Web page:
2. Live cultures – Live cultures are ideal when housing carnivorous fish that specialize in live food only. Live cultures are typically easy to set up and don’t require too much maintenance. You can also keep them for several weeks to a month or even more, during which they will provide a steady flux of fresh food for your fish.

You can feed your elephant nose fish a variety of live foods like shrimp, tubifex worms, bloodworms, insect larvae, earthworms, etc.

Go for 2 meals per day and adjust the meal plant based on your elephant fish’s appetite.

Do Elephant Nose Fish Need a Heater?

Yes, a heater is necessary. The elephant fish isn’t too pretentious in terms of water temperature, but it doesn’t appreciate fluctuations.

You need to provide the elephant fish with a stable environment, at which point the heater is a must-have.

Do Elephant Nose Fish Need a Filter?

Absolutely it does. The filtration system is the aquarium’s kidney, liver, and lungs, cleaning the environment and keeping the water well-oxygenated and fresh.

The elephant fish is rather sensitive to poor water conditions and can exhibit stress and health issues when housed in subpar conditions.

You also need to adopt a steady and regular maintenance program with weekly partial water changes and daily cleaning. The cleaning aspect refers to vacuuming the substrate and removing any food residues that the fish will ignore.

Live food can decay fast in the water, increasing ammonia and nitrite levels and degrading water quality as a result.

How Much Do Elephant Nose Fish Cost?

You can get a standard elephant fish for prices ranging between $25 and $50 with a wiggle room on both ends.

The fish’s pricing is influenced by its size, age, and overall looks, with some specimens being cheaper or more expensive based on these indicators.

Ideally, you want to acquire a juvenile elephant fish, no larger than 3-4 inches. This is to allow the fish the time it needs to adapt to its environment, given that adult fish are less flexible in this sense.

Also, make sure you investigate the seller properly before getting the fish.

These are sensitive creatures, and many fish shops keep them in subpar conditions, often overcrowded and under or overfed. You don’t want to purchase an already sick fish.

What is the Lifespan of Elephant Nose Fish?

Elephant nose fish usually live up to 10 years in captivity, although their lifespan varies dramatically based on a number of factors.

These include diet, water quality, and water parameter stability. As I’ve already mentioned, elephant nose fish are sensitive to poor water conditions.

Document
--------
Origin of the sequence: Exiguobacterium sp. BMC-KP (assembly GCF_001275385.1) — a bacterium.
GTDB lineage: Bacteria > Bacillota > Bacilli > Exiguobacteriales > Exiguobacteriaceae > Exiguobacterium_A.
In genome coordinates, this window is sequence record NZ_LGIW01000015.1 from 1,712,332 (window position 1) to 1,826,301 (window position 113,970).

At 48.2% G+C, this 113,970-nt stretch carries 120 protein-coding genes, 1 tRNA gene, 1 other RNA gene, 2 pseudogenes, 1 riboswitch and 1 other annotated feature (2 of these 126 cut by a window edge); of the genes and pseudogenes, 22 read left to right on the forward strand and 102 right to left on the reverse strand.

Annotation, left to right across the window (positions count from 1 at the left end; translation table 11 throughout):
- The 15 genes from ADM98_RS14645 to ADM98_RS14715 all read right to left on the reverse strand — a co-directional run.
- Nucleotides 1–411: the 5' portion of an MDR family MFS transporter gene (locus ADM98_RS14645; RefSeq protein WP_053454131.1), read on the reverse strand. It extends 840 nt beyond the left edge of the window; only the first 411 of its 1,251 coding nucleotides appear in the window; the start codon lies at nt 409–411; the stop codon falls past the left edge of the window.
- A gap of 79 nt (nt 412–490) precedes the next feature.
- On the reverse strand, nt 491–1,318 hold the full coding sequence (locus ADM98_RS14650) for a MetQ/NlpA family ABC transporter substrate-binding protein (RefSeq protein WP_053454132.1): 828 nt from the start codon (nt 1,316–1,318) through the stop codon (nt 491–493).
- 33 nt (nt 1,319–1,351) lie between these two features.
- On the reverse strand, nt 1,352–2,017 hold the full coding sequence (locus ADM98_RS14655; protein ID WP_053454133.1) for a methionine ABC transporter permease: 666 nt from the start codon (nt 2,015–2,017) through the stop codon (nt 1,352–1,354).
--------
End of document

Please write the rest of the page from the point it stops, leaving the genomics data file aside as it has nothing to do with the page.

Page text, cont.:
If you want your elephant nose fish to be around you for as long as possible, make sure you’re ready to work for it.

How Big do Elephant Nose Fish Get?

The elephant nose fish can grow up to 9.5-10 inches in captivity. Naturally, most fish won’t reach those sizes, so expect something closer to 6-8 inches.

Are Elephant Nose Fish Aggressive?

The elephant nose fish ranks as semi-aggressive, but its temperament can vary depending on the situation. The fish is particularly violent and territorial towards other members of its own species.

You should only have one elephant fish per tank to prevent these problems and keep your fish calm and peaceful. Increasing the tank size to accommodate 2 elephant fish won’t work because they will get violent when meeting anyway.

That being said, the elephant nose fish can join a community tank, but the situation can be volatile at times. So, let’s get into that!

Elephant Nose Fish Tankmates

It’s not too difficult to find viable tankmates for your elephant nose fish, but it isn’t easy either. Allow me to unconfuse you. The elephant nose fish is generally peaceful, so long as you pair it with equally peaceful tankmates.

We’re talking about medium-sized fish that like to keep their distance and won’t bother the elephant fish too much.

This should be easy work in theory since there are a lot of species that fit this profile. The actual problem boils down to tank layout and overall setup.

A community tank is an environment that caters to all fish equally. The situation is vastly different, with an elephant nose fish in the picture.

In other words, your elephant fish should be the star here. You aquascape the ecosystem to satisfy the elephant fish’s needs and take fish that can adapt to those requirements.